It is also helpful because I might wake up and be so tired and just exhausted. I can wake up and say "This is going to be a bad day." And write it off and just let the whole day be bad. Or I can accept that I am tired, but hope that as I get going I can make it that some of my medication will kick in and I will be ok in an hour or so. It doesn't let me have a whole bad day. And it helps.

HA! If only it were this easy!
Now, this is so much easier said than done. And the most aggravating part is I don't know when I am done grieving. Yeah, I may have a good hour, but the grieving is still in the back of my mind always! And I would really rather not have to wonder if this next hour is going to be good or bad. I'd rather take things as a day, instead of an hour. I also struggle with not knowing if this grieving is drawn out because I have depression, because I have Lyme Disease. Or if I just have a hard time letting go of something that was so awesome and that I loved. I mean, it's not Lyme Disease that makes me embarrassed when someone asks how my mission was (even if they don't know I came home early). It's not Lyme Disease that makes me hate that I have been home for 5 months now, when I could still be out there. Or is it?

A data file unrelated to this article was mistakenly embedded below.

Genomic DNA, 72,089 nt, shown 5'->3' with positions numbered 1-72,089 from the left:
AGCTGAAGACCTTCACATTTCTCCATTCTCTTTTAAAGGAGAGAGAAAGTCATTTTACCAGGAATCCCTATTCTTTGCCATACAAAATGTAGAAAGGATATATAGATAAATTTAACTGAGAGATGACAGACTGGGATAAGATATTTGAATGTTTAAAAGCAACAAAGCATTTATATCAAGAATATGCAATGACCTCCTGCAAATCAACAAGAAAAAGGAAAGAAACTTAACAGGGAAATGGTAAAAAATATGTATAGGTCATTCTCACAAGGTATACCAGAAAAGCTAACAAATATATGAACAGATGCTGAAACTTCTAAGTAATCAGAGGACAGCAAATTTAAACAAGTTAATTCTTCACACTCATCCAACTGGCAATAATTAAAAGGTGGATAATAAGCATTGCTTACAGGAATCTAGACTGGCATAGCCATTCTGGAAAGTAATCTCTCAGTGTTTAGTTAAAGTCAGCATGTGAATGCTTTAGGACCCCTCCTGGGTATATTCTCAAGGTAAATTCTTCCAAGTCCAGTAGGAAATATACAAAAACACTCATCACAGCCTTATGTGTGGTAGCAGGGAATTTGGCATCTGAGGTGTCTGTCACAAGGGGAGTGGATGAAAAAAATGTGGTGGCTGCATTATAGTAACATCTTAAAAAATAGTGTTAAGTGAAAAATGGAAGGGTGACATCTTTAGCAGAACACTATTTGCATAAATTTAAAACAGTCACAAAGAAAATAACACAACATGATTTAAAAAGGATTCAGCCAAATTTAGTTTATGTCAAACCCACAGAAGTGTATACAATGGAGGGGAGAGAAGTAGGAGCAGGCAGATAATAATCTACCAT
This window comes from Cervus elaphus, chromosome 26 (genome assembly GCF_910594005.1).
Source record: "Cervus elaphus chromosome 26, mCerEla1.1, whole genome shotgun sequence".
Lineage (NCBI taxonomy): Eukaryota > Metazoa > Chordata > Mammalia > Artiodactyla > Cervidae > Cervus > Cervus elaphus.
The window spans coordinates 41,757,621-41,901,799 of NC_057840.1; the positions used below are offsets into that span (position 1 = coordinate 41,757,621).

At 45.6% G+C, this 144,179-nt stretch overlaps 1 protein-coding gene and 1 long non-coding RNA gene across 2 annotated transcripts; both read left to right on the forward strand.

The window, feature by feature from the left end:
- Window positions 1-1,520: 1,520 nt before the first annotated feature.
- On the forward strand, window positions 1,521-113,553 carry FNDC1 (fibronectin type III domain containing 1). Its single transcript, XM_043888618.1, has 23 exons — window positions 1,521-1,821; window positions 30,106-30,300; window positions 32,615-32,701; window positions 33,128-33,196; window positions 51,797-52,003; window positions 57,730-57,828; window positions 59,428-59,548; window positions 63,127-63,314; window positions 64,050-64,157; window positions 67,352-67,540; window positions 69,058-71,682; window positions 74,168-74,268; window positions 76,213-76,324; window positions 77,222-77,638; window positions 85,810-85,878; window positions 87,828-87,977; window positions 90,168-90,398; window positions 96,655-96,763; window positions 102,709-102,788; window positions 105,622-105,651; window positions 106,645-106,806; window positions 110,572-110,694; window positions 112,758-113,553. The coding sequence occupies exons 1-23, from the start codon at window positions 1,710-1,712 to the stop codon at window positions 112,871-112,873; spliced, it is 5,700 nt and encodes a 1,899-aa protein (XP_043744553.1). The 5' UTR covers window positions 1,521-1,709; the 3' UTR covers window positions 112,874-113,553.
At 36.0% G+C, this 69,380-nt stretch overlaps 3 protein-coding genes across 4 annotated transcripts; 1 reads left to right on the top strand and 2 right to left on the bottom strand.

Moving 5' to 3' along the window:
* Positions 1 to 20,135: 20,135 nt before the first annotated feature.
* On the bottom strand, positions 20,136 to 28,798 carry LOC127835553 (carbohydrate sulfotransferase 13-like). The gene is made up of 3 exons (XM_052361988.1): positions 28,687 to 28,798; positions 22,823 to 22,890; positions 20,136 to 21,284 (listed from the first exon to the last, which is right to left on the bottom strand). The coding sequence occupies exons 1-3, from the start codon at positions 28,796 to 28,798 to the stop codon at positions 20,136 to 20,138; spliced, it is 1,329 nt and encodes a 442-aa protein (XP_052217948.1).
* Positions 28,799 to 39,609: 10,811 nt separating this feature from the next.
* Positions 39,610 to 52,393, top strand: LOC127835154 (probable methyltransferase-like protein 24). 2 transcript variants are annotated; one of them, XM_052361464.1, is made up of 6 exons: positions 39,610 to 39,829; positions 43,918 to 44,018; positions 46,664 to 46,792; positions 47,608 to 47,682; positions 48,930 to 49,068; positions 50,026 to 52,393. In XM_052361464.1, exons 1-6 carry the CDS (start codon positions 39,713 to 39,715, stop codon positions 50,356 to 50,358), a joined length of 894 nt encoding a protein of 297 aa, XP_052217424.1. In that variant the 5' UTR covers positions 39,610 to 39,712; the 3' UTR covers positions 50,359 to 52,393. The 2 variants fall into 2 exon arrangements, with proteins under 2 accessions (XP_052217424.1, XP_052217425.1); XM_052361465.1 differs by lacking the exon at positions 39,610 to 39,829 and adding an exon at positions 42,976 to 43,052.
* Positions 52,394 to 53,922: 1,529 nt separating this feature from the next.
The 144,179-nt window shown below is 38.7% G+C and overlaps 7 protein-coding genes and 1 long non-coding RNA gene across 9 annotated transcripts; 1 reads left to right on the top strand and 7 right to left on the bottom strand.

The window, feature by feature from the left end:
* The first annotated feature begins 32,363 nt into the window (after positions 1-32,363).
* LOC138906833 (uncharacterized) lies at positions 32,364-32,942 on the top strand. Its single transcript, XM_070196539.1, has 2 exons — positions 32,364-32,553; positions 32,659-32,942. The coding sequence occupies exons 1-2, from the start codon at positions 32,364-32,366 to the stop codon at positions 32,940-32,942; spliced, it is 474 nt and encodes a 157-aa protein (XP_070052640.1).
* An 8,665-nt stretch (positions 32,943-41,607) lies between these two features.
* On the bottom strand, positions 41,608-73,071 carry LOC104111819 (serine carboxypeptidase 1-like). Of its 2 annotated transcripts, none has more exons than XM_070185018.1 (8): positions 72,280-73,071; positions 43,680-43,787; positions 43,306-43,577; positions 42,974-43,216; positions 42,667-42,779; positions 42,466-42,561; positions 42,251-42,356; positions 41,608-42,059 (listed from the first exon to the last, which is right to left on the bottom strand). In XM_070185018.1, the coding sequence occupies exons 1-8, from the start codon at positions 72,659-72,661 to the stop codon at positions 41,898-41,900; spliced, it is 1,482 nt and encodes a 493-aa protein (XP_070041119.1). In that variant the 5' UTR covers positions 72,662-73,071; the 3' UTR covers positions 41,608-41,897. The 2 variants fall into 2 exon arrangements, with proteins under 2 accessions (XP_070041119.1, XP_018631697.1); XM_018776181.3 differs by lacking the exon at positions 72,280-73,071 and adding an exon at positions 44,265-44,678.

Ya see, it would be nice to just blame it all on the Disease. To just blame the tick. But the grieving and PTSD came from me leaving so suddenly, and the shock of being home early, those are in a way the ticks fault. But the fact that I can't shake it off and move on, the fact that it is dragging me down, are those the ticks fault? Or mine? I guess part of this is just accepting that Lyme Disease is part of my new identity for now, and I say that a lot of things are the hardest part. But THAT really  is the hardest part. Everyone at different points in their life asks "Who am I?" Well, am I this chronic illness? Am I PTSD? Am I depressed? Am I grieving? Or does the Disease make me depressed? Does the disease make me have PTSD? Does the Disease make me grieve? Or are those things I bring on myself...?
All in all, this is how I feel. And though I can never actually say these things... I feel at least one of these ways, every hour.



-The Lyme Warrior